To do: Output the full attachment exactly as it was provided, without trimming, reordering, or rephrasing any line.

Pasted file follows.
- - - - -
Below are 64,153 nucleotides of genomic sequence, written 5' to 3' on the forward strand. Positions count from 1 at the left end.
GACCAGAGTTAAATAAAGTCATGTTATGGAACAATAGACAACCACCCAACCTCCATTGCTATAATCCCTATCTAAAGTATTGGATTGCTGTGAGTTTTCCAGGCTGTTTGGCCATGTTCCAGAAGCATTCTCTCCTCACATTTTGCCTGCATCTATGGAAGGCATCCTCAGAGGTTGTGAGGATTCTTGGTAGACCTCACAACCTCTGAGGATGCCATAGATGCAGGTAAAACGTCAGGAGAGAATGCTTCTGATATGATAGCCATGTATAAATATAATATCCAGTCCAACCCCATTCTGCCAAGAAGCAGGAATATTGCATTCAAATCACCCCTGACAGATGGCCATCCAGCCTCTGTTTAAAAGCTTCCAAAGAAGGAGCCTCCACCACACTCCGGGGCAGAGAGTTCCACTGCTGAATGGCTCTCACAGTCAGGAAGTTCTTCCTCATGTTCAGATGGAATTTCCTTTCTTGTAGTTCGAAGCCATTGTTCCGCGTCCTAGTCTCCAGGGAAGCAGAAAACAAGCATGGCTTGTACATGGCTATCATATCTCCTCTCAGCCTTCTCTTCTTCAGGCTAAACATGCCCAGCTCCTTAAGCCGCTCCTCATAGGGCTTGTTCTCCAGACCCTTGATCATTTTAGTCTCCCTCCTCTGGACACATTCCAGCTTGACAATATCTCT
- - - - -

Below are 64,153 nucleotides of genomic sequence, written 5' to 3' on the forward strand. Positions count from 1 at the left end.
GACCAGAGTTAAATAAAGTCATGTTATGGAACAATAGACAACCACCCAACCTCCATTGCTATAATCCCTATCTAAAGTATTGGATTGCTGTGAGTTTTCCAGGCTGTTTGGCCATGTTCCAGAAGCATTCTCTCCTCACATTTTGCCTGCATCTATGGAAGGCATCCTCAGAGGTTGTGAGGATTCTTGGTAGACCTCACAACCTCTGAGGATGCCATAGATGCAGGTAAAACGTCAGGAGAGAATGCTTCTGATATGATAGCCATGTATAAATATAATATCCAGTCCAACCCCATTCTGCCAAGAAGCAGGAATATTGCATTCAAATCACCCCTGACAGATGGCCATCCAGCCTCTGTTTAAAAGCTTCCAAAGAAGGAGCCTCCACCACACTCCGGGGCAGAGAGTTCCACTGCTGAATGGCTCTCACAGTCAGGAAGTTCTTCCTCATGTTCAGATGGAATTTCCTTTCTTGTAGTTCGAAGCCATTGTTCCGCGTCCTAGTCTCCAGGGAAGCAGAAAACAAGCATGGCTTGTACATGGCTATCATATCTCCTCTCAGCCTTCTCTTCTTCAGGCTAAACATGCCCAGCTCCTTAAGCCGCTCCTCATAGGGCTTGTTCTCCAGACCCTTGATCATTTTAGTCTCCCTCCTCTGGACACATTCCAGCTTGACAATATCTCT